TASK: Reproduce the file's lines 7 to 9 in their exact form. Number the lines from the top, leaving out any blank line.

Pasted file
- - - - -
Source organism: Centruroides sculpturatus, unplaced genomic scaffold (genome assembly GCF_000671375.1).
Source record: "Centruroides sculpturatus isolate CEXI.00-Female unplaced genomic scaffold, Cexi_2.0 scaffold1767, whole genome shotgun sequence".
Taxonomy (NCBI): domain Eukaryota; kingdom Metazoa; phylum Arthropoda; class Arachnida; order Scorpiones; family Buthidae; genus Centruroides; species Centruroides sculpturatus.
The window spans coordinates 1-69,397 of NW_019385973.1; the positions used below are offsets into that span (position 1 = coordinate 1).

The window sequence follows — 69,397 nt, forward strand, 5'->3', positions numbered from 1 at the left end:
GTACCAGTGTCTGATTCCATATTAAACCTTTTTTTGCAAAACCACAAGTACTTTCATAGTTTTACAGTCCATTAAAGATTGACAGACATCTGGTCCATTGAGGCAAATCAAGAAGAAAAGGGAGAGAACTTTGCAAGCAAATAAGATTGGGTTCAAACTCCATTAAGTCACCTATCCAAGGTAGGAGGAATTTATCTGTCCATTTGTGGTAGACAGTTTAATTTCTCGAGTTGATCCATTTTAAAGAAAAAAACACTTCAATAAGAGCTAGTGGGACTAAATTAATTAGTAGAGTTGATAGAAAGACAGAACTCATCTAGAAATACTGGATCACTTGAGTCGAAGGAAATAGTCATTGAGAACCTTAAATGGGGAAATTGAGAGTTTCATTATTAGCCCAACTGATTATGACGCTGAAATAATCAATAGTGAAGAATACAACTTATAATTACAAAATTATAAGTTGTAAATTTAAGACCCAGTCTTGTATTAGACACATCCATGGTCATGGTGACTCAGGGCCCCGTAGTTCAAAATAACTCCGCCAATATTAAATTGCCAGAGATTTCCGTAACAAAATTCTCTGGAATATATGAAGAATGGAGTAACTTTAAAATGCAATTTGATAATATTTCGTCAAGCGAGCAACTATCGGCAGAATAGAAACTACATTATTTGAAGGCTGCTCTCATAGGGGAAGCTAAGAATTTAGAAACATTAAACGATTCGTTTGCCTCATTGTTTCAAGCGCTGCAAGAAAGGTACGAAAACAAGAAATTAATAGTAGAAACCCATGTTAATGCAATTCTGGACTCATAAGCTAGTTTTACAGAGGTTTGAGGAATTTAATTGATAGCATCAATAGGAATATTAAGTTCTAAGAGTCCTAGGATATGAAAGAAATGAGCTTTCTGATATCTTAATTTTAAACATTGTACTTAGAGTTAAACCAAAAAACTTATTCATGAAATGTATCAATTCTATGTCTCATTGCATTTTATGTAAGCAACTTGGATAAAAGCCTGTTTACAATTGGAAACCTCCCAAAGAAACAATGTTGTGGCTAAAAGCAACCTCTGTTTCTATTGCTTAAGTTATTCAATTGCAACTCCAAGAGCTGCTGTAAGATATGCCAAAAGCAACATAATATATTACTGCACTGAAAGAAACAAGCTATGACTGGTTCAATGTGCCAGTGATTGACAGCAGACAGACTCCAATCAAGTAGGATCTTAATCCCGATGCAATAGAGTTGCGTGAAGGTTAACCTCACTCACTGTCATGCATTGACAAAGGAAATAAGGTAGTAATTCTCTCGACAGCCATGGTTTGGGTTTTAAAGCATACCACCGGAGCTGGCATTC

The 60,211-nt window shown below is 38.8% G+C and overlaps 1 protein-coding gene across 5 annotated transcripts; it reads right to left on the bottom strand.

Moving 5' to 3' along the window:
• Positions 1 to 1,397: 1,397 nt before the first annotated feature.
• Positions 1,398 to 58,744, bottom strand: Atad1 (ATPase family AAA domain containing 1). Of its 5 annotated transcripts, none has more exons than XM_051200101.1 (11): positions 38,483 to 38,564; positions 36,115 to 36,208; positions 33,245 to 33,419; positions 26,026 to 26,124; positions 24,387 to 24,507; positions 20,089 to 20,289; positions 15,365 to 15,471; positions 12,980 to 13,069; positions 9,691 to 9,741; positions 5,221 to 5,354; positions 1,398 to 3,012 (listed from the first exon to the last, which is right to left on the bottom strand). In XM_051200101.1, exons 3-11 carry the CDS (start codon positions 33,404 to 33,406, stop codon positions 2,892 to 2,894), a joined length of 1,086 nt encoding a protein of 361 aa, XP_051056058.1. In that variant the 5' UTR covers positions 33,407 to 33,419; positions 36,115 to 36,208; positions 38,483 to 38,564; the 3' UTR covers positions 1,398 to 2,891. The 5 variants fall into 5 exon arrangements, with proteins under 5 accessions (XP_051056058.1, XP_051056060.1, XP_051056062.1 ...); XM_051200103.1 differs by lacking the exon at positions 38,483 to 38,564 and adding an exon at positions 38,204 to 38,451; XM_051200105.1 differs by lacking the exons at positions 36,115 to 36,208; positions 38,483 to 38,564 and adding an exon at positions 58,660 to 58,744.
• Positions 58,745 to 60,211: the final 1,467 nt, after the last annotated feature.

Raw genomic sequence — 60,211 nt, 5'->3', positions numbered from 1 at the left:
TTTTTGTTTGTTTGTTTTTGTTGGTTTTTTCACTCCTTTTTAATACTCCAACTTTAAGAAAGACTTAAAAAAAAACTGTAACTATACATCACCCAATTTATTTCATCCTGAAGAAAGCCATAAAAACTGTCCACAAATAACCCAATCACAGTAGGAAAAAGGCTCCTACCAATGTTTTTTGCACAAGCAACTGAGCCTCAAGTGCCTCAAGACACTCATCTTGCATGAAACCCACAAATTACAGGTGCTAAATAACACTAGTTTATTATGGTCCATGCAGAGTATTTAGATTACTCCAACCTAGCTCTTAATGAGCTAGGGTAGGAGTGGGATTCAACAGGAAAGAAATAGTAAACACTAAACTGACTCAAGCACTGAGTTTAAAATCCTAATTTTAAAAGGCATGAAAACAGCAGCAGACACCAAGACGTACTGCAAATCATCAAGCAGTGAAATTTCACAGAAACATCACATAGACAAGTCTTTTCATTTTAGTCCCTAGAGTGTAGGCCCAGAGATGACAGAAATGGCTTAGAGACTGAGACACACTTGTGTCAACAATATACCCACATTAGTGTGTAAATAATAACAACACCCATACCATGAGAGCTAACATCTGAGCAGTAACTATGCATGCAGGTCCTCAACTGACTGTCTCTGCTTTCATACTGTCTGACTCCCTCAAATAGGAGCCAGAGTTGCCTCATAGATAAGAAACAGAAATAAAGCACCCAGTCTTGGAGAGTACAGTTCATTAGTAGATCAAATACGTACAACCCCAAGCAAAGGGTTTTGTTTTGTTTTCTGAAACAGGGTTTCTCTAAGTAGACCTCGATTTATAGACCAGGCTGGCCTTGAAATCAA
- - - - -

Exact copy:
The 60,211-nt window shown below is 38.8% G+C and overlaps 1 protein-coding gene across 5 annotated transcripts; it reads right to left on the bottom strand.

Moving 5' to 3' along the window:
• Positions 1 to 1,397: 1,397 nt before the first annotated feature.